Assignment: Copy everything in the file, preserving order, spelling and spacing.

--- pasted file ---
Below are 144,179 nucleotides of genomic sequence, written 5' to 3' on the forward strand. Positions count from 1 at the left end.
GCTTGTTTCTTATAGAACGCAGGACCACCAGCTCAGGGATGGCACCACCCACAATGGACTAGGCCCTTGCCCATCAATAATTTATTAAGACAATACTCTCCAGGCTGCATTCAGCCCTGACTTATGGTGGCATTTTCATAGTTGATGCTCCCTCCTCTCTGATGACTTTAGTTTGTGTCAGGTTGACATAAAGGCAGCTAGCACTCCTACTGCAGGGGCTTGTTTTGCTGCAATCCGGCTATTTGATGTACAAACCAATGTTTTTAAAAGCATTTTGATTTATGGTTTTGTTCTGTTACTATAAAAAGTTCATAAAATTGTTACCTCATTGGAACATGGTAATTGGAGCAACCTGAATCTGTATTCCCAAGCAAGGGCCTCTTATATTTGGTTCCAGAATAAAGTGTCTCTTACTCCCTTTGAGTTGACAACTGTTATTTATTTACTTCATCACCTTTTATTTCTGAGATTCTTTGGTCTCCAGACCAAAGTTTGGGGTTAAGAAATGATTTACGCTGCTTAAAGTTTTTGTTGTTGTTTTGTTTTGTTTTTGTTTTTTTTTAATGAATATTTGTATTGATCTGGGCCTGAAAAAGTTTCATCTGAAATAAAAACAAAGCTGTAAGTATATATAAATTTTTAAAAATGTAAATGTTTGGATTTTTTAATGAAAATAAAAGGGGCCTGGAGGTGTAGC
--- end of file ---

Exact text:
Below are 144,179 nucleotides of genomic sequence, written 5' to 3' on the forward strand. Positions count from 1 at the left end.
GCTTGTTTCTTATAGAACGCAGGACCACCAGCTCAGGGATGGCACCACCCACAATGGACTAGGCCCTTGCCCATCAATAATTTATTAAGACAATACTCTCCAGGCTGCATTCAGCCCTGACTTATGGTGGCATTTTCATAGTTGATGCTCCCTCCTCTCTGATGACTTTAGTTTGTGTCAGGTTGACATAAAGGCAGCTAGCACTCCTACTGCAGGGGCTTGTTTTGCTGCAATCCGGCTATTTGATGTACAAACCAATGTTTTTAAAAGCATTTTGATTTATGGTTTTGTTCTGTTACTATAAAAAGTTCATAAAATTGTTACCTCATTGGAACATGGTAATTGGAGCAACCTGAATCTGTATTCCCAAGCAAGGGCCTCTTATATTTGGTTCCAGAATAAAGTGTCTCTTACTCCCTTTGAGTTGACAACTGTTATTTATTTACTTCATCACCTTTTATTTCTGAGATTCTTTGGTCTCCAGACCAAAGTTTGGGGTTAAGAAATGATTTACGCTGCTTAAAGTTTTTGTTGTTGTTTTGTTTTGTTTTTGTTTTTTTTTAATGAATATTTGTATTGATCTGGGCCTGAAAAAGTTTCATCTGAAATAAAAACAAAGCTGTAAGTATATATAAATTTTTAAAAATGTAAATGTTTGGATTTTTTAATGAAAATAAAAGGGGCCTGGAGGTGTAGC